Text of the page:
At the heart of the Serbian economy lies its capital city of Belgrade, which has become a cosmopolitan location that’s thriving economically and is also the country’s leading hub of both infrastructure and product development. The Serbian economy is influenced by many factors, but data reports have recently shown trends that indicate the country experiencing double-digit GDP growth rates.
Serbia uses the Serbian Dinar as its currency. According to AskTraders, the Serbian Dinar recently rose to 117.50 versus the Euro and these trends have shown steady gains over the last two years. However, further moves higher will depend on the strength of Serbia’s economy in the coming quarters. Serbia’s economy is service-based, which means it is largely controlled by the services that the country offers, with middle-income class income levels rising in support of further GDP growth. One major advantage of a service-based economy is that it tends to remain stable while helping propel the majority of the population into the middles class. The country’s leading service provider is the tertiary sector, which has proven to control more than two-thirds of the GDP in the recent data reports. It is estimated that the income per capita is at $8,200 and this value is expected to rise within the coming fiscal year. Sectors responsible for the growth in this economy include the following:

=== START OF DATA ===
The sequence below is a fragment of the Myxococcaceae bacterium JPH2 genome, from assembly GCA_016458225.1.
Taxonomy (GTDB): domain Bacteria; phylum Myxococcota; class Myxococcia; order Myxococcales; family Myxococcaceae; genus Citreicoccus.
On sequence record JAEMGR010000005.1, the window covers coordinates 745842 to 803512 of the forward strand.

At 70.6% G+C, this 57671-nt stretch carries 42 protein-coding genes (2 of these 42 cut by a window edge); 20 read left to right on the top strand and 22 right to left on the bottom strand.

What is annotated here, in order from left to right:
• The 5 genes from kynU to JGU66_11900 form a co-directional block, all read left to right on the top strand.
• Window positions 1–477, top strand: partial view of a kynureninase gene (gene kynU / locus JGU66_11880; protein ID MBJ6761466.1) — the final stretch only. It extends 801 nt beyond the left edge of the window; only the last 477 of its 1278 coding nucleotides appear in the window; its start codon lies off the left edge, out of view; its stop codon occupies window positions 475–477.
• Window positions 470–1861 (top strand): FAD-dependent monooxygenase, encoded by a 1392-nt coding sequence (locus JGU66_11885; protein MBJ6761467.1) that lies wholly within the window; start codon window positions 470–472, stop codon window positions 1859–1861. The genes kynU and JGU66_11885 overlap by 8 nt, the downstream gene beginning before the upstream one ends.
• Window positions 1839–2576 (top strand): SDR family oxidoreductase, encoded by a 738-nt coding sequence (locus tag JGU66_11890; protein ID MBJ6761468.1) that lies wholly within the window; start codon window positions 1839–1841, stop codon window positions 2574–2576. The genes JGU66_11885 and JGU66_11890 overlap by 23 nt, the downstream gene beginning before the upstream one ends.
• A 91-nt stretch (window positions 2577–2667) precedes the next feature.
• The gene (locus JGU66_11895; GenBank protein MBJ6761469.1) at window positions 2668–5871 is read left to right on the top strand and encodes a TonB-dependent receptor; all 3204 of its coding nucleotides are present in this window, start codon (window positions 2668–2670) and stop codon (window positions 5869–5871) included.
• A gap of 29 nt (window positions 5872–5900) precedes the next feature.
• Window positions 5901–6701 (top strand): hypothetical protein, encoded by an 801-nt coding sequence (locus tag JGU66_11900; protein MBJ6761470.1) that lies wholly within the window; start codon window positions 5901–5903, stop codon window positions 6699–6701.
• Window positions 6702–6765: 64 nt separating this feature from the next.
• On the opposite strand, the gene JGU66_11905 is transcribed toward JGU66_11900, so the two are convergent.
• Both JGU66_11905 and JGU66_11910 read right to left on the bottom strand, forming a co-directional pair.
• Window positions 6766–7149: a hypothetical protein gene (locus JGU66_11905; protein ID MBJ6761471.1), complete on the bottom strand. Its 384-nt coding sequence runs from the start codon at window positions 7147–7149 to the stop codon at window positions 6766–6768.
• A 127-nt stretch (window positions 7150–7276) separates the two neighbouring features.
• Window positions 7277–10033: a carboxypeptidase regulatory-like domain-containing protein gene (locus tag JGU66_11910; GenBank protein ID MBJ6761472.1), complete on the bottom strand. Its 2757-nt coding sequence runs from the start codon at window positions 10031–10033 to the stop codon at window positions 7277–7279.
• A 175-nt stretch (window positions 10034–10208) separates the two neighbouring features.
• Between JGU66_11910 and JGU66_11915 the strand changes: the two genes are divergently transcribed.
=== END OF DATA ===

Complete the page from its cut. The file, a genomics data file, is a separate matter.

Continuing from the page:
The energy sector in Serbia accounts up around 10% of the GDP. The main reason for the sector’s success is that the larger percentage of it is owned and controlled by the state. However, the public is also invited to take part in management but under the strict supervision of the state. For the energy sector to run successfully, it’s success depends on trends in the oil and natural gas energy.
The primary income that is generated from this industry comes from the export of oil products to foreign countries. This is not to forget that the energy sources are supplemented by coal mining and hydroelectric power systems. Total production includes up to total power usage of about 7,120 MW. Remember, the consumption level of energy by Serbia as a country is very high. Therefore, the sector works with a double effort to ensure that it sustains both domestic consumptions and have surplus for export. However, it is also essential to note that Serbia supplements its energy through small amounts of import, especially during the winter season when the demand exceeds supply. Either way, there have never been complaints about the shortage.
The machinery industry has also grown steadily, thanks to the mechanization of the agricultural sector in Serbia. Even though this sector depends on other areas to thrive, it has proven worthwhile thanks to its metal and machine manufacturing strength. Mechanical engineering is a field that is yet to be tapped to its full potential, so this is an area likely to be of interest to anyone involved in financial market research.